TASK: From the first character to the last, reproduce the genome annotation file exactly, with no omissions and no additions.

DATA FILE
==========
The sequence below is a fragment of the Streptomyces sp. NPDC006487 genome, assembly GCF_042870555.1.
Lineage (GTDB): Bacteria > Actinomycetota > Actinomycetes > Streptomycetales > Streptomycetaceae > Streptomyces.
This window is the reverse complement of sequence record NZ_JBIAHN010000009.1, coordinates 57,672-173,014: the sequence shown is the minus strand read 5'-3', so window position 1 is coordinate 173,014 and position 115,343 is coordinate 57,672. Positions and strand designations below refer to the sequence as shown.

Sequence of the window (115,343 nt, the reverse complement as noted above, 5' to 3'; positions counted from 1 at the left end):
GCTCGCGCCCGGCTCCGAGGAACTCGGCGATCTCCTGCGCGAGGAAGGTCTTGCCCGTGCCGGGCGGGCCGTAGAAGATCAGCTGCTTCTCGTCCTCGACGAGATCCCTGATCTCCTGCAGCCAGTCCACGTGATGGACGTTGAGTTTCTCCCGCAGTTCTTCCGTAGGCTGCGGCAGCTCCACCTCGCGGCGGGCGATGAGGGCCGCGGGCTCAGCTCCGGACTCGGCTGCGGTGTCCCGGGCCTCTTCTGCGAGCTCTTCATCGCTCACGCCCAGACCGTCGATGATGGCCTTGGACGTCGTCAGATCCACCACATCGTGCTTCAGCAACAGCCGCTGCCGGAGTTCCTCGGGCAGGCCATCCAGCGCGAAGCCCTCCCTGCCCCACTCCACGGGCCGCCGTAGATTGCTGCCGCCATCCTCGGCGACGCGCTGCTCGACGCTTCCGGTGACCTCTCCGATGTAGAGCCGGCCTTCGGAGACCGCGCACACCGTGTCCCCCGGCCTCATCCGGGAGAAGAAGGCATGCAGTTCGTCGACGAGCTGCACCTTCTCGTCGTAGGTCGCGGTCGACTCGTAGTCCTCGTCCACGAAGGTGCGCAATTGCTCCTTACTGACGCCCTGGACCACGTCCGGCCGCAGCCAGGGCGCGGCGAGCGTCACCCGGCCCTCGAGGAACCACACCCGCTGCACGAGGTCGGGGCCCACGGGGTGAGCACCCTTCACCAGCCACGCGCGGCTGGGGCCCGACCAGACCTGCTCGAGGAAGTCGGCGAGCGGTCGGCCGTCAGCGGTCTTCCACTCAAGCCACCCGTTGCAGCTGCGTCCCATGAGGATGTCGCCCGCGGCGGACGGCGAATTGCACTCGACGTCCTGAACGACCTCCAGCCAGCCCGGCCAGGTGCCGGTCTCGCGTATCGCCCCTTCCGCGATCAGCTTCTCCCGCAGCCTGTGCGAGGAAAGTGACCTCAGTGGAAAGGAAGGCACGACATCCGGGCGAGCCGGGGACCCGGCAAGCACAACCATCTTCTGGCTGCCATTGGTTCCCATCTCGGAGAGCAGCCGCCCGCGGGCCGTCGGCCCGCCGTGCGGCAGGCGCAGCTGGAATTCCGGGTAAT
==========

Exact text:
The sequence below is a fragment of the Streptomyces sp. NPDC006487 genome, assembly GCF_042870555.1.
Lineage (GTDB): Bacteria > Actinomycetota > Actinomycetes > Streptomycetales > Streptomycetaceae > Streptomyces.
This window is the reverse complement of sequence record NZ_JBIAHN010000009.1, coordinates 57,672-173,014: the sequence shown is the minus strand read 5'-3', so window position 1 is coordinate 173,014 and position 115,343 is coordinate 57,672. Positions and strand designations below refer to the sequence as shown.

Sequence of the window (115,343 nt, the reverse complement as noted above, 5' to 3'; positions counted from 1 at the left end):
GCTCGCGCCCGGCTCCGAGGAACTCGGCGATCTCCTGCGCGAGGAAGGTCTTGCCCGTGCCGGGCGGGCCGTAGAAGATCAGCTGCTTCTCGTCCTCGACGAGATCCCTGATCTCCTGCAGCCAGTCCACGTGATGGACGTTGAGTTTCTCCCGCAGTTCTTCCGTAGGCTGCGGCAGCTCCACCTCGCGGCGGGCGATGAGGGCCGCGGGCTCAGCTCCGGACTCGGCTGCGGTGTCCCGGGCCTCTTCTGCGAGCTCTTCATCGCTCACGCCCAGACCGTCGATGATGGCCTTGGACGTCGTCAGATCCACCACATCGTGCTTCAGCAACAGCCGCTGCCGGAGTTCCTCGGGCAGGCCATCCAGCGCGAAGCCCTCCCTGCCCCACTCCACGGGCCGCCGTAGATTGCTGCCGCCATCCTCGGCGACGCGCTGCTCGACGCTTCCGGTGACCTCTCCGATGTAGAGCCGGCCTTCGGAGACCGCGCACACCGTGTCCCCCGGCCTCATCCGGGAGAAGAAGGCATGCAGTTCGTCGACGAGCTGCACCTTCTCGTCGTAGGTCGCGGTCGACTCGTAGTCCTCGTCCACGAAGGTGCGCAATTGCTCCTTACTGACGCCCTGGACCACGTCCGGCCGCAGCCAGGGCGCGGCGAGCGTCACCCGGCCCTCGAGGAACCACACCCGCTGCACGAGGTCGGGGCCCACGGGGTGAGCACCCTTCACCAGCCACGCGCGGCTGGGGCCCGACCAGACCTGCTCGAGGAAGTCGGCGAGCGGTCGGCCGTCAGCGGTCTTCCACTCAAGCCACCCGTTGCAGCTGCGTCCCATGAGGATGTCGCCCGCGGCGGACGGCGAATTGCACTCGACGTCCTGAACGACCTCCAGCCAGCCCGGCCAGGTGCCGGTCTCGCGTATCGCCCCTTCCGCGATCAGCTTCTCCCGCAGCCTGTGCGAGGAAAGTGACCTCAGTGGAAAGGAAGGCACGACATCCGGGCGAGCCGGGGACCCGGCAAGCACAACCATCTTCTGGCTGCCATTGGTTCCCATCTCGGAGAGCAGCCGCCCGCGGGCCGTCGGCCCGCCGTGCGGCAGGCGCAGCTGGAATTCCGGGTAAT